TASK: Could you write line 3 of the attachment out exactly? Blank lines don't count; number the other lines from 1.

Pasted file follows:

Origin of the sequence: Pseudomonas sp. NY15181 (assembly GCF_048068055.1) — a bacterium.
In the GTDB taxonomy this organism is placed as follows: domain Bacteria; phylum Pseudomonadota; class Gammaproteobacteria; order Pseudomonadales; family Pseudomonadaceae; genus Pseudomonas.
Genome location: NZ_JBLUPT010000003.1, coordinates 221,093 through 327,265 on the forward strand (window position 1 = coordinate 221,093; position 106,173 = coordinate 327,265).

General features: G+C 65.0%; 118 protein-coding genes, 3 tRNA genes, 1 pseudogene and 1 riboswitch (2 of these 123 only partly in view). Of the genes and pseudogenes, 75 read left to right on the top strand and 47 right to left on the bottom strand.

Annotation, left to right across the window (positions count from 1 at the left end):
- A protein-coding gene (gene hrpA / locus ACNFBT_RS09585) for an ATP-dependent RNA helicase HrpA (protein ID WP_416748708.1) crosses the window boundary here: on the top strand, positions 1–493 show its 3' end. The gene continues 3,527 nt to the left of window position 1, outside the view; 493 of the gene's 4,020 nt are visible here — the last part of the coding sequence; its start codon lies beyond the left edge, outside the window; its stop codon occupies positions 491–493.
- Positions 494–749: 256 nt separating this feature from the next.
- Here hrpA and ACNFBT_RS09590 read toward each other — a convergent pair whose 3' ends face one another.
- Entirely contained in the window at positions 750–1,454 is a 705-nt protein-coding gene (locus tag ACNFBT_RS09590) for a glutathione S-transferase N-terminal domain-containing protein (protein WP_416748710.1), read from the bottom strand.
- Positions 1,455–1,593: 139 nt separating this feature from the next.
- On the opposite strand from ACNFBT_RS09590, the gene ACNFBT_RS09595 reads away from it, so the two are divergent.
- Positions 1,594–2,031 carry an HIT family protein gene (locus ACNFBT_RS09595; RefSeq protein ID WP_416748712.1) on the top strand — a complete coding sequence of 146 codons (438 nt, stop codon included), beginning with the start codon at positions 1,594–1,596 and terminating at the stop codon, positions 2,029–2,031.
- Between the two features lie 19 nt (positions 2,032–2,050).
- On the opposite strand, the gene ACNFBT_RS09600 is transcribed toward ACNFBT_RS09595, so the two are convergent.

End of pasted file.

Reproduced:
Genome location: NZ_JBLUPT010000003.1, coordinates 221,093 through 327,265 on the forward strand (window position 1 = coordinate 221,093; position 106,173 = coordinate 327,265).